If Erik Swanson’s next start is like his first, watch out.
“Erik Swanson was outstanding,” Mariners manager Scott Servais said after Swanson’s first major league start last week — a 1-0 loss to the Cleveland Indians.
“Really in control from the first batter he faced. Just a nice rhythm with all of his pitches. Obviously his fastball has got a little life, a little hop to it, getting it by some guys.”
Swanson (0-1, 3.38 ERA) worked six innings, allowing one run on two hits and striking out five in his starting debut against Cleveland last Wednesday. He was pitching in place of injured starter Wade LeBlanc, who was placed on the injured list with a strained oblique.
On Tuesday, Swanson — part of the Mariners haul from the New York Yankees in the James Paxton deal in November — is the presumed starter for the first game of a two-game series in San Diego against the Padres.
The club has now seen the 25-year-old pitch twice at the big-league level — once in relief, and once as a starter. In those outings Swanson has lived up to his billing of using a deceptive fastball to power his way past opposing hitters.
Against the Indians, he never faced more than four batters in an inning, held the Indians scoreless through the first four frames, and efficiently worked to an 81-pitch outing — 50 of which he threw for strikes.
“That was fun to play behind,” Mariners third baseman Ryon Healy said. “He was efficient with fastball, changeup, slider all in the zone. Attacking the zone early.
“Would not have guessed that was his first start out there, so that’s special.”
Swanson’s biggest weapon, of course, was his fastball, which he threw about 65 percent of the time during the outing. He went to his changeup for 21 percent his pitches, and mixed in his slider during his final four innings.
“I’m very fastball aggressive, and that was the game plan going into it, and I stuck with it,” Swanson said.
Swanson said he’s worked the past two years to consistently place his fastball high in the strike zone, and has had success with batters chasing.
“It’s something that’s developed,” he said. “It’s something I really started to do in 2017, and carried it over to last year and had a lot of success with it.
“I love going up to the top of the zone. My fastball, I think, plays well up there, and the last two seasons that’s just what I’ve been doing.”
Servais said Swanson’s fastball up in the zone is a big part of his game, and something he can offer the Mariners that mixes in well with other starters on the pitching staff.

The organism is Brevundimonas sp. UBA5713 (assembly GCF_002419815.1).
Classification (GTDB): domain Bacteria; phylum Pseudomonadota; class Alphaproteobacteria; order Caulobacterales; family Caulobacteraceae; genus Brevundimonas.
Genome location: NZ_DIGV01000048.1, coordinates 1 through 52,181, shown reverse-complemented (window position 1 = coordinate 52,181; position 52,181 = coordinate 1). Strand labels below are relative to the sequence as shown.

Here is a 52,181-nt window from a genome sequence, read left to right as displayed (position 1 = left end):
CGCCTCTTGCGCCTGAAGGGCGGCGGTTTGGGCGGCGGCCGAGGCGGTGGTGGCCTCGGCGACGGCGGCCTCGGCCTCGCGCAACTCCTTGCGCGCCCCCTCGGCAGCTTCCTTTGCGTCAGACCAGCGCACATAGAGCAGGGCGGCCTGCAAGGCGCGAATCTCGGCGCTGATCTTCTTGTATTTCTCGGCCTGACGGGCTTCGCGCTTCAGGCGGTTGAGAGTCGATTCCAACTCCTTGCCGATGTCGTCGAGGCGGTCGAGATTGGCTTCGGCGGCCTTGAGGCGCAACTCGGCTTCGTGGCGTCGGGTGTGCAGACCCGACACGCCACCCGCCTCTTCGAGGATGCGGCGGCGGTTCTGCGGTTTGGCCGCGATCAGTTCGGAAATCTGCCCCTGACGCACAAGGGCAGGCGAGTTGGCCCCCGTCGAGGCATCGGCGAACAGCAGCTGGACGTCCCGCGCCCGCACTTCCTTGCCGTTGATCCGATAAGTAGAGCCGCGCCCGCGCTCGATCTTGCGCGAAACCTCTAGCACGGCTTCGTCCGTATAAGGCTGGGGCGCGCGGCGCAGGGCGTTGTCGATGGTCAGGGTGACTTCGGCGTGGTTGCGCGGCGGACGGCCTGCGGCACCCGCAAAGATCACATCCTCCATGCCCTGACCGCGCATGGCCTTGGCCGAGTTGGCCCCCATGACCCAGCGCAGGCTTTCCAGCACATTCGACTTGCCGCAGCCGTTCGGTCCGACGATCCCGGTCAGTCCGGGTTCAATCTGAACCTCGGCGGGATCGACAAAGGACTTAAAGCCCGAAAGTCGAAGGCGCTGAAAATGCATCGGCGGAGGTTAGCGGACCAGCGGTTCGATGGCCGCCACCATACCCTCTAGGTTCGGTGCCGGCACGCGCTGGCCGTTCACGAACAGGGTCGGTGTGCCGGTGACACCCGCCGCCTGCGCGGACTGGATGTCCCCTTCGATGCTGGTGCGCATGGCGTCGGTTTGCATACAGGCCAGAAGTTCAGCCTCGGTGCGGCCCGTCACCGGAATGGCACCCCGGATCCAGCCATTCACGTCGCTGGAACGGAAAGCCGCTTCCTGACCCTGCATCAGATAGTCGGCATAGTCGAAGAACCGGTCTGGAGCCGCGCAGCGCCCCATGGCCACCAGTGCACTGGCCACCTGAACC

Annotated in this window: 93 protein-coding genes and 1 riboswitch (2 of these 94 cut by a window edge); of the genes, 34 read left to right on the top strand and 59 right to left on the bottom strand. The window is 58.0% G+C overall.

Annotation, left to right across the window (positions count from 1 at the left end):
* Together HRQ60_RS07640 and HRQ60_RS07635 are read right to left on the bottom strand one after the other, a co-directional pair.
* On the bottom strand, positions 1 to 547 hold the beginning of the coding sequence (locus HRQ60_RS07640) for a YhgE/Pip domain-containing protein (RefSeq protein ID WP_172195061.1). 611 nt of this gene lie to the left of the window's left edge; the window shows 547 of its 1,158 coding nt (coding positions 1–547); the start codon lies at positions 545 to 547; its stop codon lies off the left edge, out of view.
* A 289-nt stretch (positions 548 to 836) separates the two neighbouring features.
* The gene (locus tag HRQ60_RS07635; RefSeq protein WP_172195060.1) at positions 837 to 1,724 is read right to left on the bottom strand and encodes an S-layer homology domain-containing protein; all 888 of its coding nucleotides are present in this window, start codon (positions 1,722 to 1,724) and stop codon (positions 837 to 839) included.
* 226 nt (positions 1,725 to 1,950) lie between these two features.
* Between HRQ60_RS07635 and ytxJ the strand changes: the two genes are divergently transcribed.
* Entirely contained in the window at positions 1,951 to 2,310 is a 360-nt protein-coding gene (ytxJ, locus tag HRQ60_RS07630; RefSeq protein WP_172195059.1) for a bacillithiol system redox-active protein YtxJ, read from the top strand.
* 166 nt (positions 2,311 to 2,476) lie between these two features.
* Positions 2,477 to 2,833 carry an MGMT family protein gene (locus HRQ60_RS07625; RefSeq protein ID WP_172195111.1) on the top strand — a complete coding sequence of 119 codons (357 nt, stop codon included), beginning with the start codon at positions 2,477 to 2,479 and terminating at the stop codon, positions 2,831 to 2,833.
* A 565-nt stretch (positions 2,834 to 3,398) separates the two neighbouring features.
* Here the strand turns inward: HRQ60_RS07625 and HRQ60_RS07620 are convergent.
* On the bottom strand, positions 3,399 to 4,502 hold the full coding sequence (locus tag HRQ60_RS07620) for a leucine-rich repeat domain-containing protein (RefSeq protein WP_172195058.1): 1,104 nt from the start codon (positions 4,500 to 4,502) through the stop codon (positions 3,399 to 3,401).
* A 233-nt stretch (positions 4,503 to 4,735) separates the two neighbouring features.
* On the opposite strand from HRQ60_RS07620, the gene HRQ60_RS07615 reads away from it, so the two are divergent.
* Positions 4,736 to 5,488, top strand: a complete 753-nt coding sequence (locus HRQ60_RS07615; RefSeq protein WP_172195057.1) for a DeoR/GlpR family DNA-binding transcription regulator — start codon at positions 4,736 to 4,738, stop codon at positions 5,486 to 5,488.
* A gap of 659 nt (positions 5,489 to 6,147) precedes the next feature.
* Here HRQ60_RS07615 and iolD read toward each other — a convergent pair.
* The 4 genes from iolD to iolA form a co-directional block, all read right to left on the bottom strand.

“It’s easier said than done,” Servais said. “You have to have the right delivery. The ball has to have the right spin rates, the right hop on it. And (Swanson’s) got that.
“That’s something we recognized, and that’s why we went out and acquired him in the trade, and brought him in to give him an opportunity. It’s very effective, and certainly so different than a lot of our other pitchers.”
Swanson’s spinning fastball was mostly effective against the Indians. About half of the 18 outs he recorded came on a fastball, and about half on his changeup.
His heater consistently hovered between 90-93 mph, topping out 93.7.
The only blunder — which resulted in the only run of the game — came on a 91 mph fastball in the fifth that Cleveland’s Jake Bauers cranked over the center field fence.
“A little bit higher (in the zone) is where I wanted it,” Swanson said.
But, Swanson said he was satisfied with the start overall. The only other hit he allowed was on a changeup, which Bauers singled to center in the second inning.
“We talked about coming into the season as a year of opportunity,” Servais said. “A lot of young guys are going to get opportunities. He’s getting one, and he took advantage of one.”
Swanson made his MLB debut with Seattle in a relief appearance against Kansas City on April 11, tossing two innings, and allowing two runs on three hits while striking out four and walking two.
He heavily relied on his fastball then, too, throwing it for 36 of his 44 pitches. He touched as high as 95.6 mph in that outing, and mostly threw between 91-95 mph during his two innings.
Though his velocity was a tick lower during his start against Cleveland, Swanson said he doesn’t generally try to pace himself with velocity.
“I’m a guy who’s going to go out and go 100 percent, and pitch with whatever I have left,” he said.